Finding the way of WU-WEI

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Exquisite photo by sister Beth effects sense of peaceful wu wei, Letting Things Be…

It seems almost sacrilegious to move to wine country, and not imbibe, but alcoholic bevs don’t sit well with me, so I find other ways to enjoy, relax and unwind, and to experience the good life. Taking time for myself though, sometimes still conjures up guilt for supposed selfish, self-indulgence. Or else I worry that taking time to chill or meditate means my productivity will suffer. Heaven forbid, lol! Of course, real world experience proves that nourishing ourselves with time outs from do-and-go mode is essential to well-being.

In Liz Gilbert’s best-selling book, “Eat, Pray, Love,” her Italian tutor counsels her to slow down and discover “dolce fa niente,” the “sweet, doing nothing” of just being present as our lives unfold. He echoes Taoist scholar Lao Tzu in his infamous Tao Te Ching, who speaks of wu wei [woo-way], the ancient art of non-doing, of going with the flow: “Nature does not hurry, yet everything is accomplished.”

Many friends turn to a glass of chardonnay to help capture that feeling. While I’m best with other means, after working all week, plus gardening, raking leaves, answering emails, exercising, shopping and preparing food, I am so ready to do nothing else, nada, niente! Neither unwinding on demand, or wu wei-ing are always my go-to capability, but I practice daily. I know our bodies aren’t designed for constant movement, or our minds to be perpetually stimulated with information. Our nervous systems suffer from being on alert all day long — the onslaught of commitments, scary news alerts, “buy me now!” ads, friends’ texts. It’s ‘just too much!’ Not enough down time, ‘solo mio’ time to re-ground, center, be, gently daydream.

Individual tolerance levels vary. So do needs for stimulation and rest. Age, genetics and lifestyle factor in, as do lifelong habit patterns for handling stress: our ability (and skill) to calm, ‘self-regulate.’ Knowing and respecting our true needs is an especial challenge, since our society overvalues being productive, on the go, continually stimulated or entertained — values that even our youth can’t healthily sustain. Sadly, traumatization from stressors is rampant. Cultivating mindful awareness of your body, mind, and emotional reactions to what’s happening throughout your day, is crucial. Even making minute, frequent adjustments is life-giving. Notice your stress signals, pause, take a breath or two. Observe how your focus was making you uncomfortable, tired, angry, guilty or nervous. Catch a related thought: “There’s not enough time!” “I can’t let them down!” “I’m not smart enough!” Let such negative thoughts pass by — like clouds in your mind-sky. Now you can choose a sweeter next step, a fresher perspective, and have more energy!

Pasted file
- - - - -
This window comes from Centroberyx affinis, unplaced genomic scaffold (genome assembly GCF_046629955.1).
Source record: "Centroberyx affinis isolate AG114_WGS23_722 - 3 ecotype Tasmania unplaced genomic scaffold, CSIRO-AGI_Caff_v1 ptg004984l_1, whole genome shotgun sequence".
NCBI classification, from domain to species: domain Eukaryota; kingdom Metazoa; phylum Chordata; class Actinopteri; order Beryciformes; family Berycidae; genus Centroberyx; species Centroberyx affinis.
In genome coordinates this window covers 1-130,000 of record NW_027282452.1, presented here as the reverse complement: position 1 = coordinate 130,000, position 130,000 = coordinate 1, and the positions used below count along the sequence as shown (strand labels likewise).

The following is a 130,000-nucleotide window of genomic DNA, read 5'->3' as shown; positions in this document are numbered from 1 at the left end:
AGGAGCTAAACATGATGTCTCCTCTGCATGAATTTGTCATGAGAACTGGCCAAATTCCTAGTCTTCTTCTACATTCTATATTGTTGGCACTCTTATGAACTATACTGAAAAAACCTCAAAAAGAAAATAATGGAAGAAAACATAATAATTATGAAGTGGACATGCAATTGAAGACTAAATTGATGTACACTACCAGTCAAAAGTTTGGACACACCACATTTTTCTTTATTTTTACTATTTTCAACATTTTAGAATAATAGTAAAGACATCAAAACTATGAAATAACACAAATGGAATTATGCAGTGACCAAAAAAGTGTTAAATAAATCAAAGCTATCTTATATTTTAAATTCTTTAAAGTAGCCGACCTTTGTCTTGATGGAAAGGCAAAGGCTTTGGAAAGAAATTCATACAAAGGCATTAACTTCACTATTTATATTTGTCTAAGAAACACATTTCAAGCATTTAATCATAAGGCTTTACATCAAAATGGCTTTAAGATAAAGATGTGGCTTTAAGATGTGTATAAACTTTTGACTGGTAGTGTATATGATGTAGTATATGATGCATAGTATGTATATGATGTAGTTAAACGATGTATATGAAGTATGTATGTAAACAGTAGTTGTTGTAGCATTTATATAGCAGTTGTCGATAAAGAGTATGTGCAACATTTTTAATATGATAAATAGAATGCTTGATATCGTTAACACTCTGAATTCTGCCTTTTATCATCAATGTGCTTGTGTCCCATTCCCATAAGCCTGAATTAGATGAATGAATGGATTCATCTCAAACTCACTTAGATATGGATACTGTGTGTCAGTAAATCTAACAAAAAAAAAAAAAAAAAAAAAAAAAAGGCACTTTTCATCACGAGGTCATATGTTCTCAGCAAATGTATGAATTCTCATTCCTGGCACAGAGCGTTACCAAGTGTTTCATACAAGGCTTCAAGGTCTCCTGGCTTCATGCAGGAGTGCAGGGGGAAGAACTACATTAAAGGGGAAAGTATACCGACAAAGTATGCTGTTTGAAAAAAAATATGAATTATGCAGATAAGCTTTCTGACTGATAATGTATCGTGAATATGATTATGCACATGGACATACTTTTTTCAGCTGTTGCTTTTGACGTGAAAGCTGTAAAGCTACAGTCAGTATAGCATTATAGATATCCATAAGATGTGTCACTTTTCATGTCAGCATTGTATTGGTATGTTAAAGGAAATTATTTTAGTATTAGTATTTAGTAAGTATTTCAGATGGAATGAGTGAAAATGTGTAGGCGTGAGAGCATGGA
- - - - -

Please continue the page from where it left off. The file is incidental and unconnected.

Practicing a wu wei way doses the dis-eases of being too busy and harboring pressured thoughts, with kindness. Cultivating presence, our monkey-minds are calmed. We can choose sweeter thoughts, focus on tasks at hand in gentler ways. The habit of resting in our breathing helps renew body and spirit, inspiring hope, creativity and enthusiasm. Slowing down might mean sipping a glass of merlot with a special someone. I personally love a walkabout in nature, or a relaxing herbal tea, among many naturally healing ways to Be Here Now. Each shift begins with noticing sensations of rushing and tiring, and then breathing and choosing to explore the sweet doing-nothing-more-ness of the moment, what meditation masters call “the art of non-doing.” How lovely and refreshing to experience being part of the flow of Life’s current, without effort, enjoying the ride downstream. Shining deLight, Marcia

For a wu wei feel today, brew an herbal tea?

INGREDIENTS: These five plants are excellent for relaxing you from head to toe: Chamomile, lavender, ashwagandha, valerian, passionflower, lemon balm. Take care if adding cannabis or kava: a teeny bit goes a very long way! If you’re new to making your own elixers, start with a weaker, not-so-potent brew. If using tinctures, try adding a mild 2–3 drops per herb, per cup of water. With powders, begin with ½ a capsule or tablet. Got fresh or dried leaves or flowers from the garden? Start with a pinch of each herb: maybe ½ tsp for dried, a bit more if fresh. Try a single herb at a time, or combinations. BREWING: Put 8 ounces of H2O into a pot; add herbs and bring it to a boil. Reduce heat, steeping your herbs for 5 minutes. Turn off the heat, steep another 5 minutes. Do a taste test: Your body will say, “Yay!” or “Nay!” Too weak? Add a drop. Too Strong? Dilute with more water. Sweetener? A little inulin (prebiotic too), stevia, local honey? Happy brewing, XOMarcia

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Marcia Singer, LoveArts Foundation

Seven decades of exploring the Inner Life, writing down the bones. Careers: singer-entertainer, tantric-shamanic healing artist; mindfulness/shakti educator